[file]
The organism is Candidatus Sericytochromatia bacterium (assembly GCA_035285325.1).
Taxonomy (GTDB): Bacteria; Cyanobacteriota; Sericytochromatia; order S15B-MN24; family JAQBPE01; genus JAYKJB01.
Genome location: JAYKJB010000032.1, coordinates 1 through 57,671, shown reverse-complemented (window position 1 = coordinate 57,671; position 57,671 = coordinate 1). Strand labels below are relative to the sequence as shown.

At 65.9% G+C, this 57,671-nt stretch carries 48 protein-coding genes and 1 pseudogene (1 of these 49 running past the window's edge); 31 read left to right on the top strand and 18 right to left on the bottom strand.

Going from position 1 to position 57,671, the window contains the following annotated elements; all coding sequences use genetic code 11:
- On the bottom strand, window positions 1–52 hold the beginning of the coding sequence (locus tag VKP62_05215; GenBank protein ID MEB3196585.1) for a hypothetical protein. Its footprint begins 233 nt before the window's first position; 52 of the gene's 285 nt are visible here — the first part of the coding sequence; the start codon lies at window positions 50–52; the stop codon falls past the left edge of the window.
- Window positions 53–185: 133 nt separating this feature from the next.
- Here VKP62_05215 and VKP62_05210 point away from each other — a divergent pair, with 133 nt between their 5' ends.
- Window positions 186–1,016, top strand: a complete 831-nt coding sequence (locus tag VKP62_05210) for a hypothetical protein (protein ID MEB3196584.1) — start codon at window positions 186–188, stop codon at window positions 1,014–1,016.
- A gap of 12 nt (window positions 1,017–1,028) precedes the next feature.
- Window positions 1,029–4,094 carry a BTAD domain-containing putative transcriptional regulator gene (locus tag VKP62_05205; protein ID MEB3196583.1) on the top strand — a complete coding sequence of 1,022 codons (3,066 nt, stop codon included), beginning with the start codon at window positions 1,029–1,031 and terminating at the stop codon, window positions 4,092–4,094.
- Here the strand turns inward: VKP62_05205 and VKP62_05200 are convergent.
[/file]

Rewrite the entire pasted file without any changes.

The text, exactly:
The organism is Candidatus Sericytochromatia bacterium (assembly GCA_035285325.1).
Taxonomy (GTDB): Bacteria; Cyanobacteriota; Sericytochromatia; order S15B-MN24; family JAQBPE01; genus JAYKJB01.
Genome location: JAYKJB010000032.1, coordinates 1 through 57,671, shown reverse-complemented (window position 1 = coordinate 57,671; position 57,671 = coordinate 1). Strand labels below are relative to the sequence as shown.

At 65.9% G+C, this 57,671-nt stretch carries 48 protein-coding genes and 1 pseudogene (1 of these 49 running past the window's edge); 31 read left to right on the top strand and 18 right to left on the bottom strand.

Going from position 1 to position 57,671, the window contains the following annotated elements; all coding sequences use genetic code 11:
- On the bottom strand, window positions 1–52 hold the beginning of the coding sequence (locus tag VKP62_05215; GenBank protein ID MEB3196585.1) for a hypothetical protein. Its footprint begins 233 nt before the window's first position; 52 of the gene's 285 nt are visible here — the first part of the coding sequence; the start codon lies at window positions 50–52; the stop codon falls past the left edge of the window.
- Window positions 53–185: 133 nt separating this feature from the next.
- Here VKP62_05215 and VKP62_05210 point away from each other — a divergent pair, with 133 nt between their 5' ends.
- Window positions 186–1,016, top strand: a complete 831-nt coding sequence (locus tag VKP62_05210) for a hypothetical protein (protein ID MEB3196584.1) — start codon at window positions 186–188, stop codon at window positions 1,014–1,016.
- A gap of 12 nt (window positions 1,017–1,028) precedes the next feature.
- Window positions 1,029–4,094 carry a BTAD domain-containing putative transcriptional regulator gene (locus tag VKP62_05205; protein ID MEB3196583.1) on the top strand — a complete coding sequence of 1,022 codons (3,066 nt, stop codon included), beginning with the start codon at window positions 1,029–1,031 and terminating at the stop codon, window positions 4,092–4,094.
- Here the strand turns inward: VKP62_05205 and VKP62_05200 are convergent.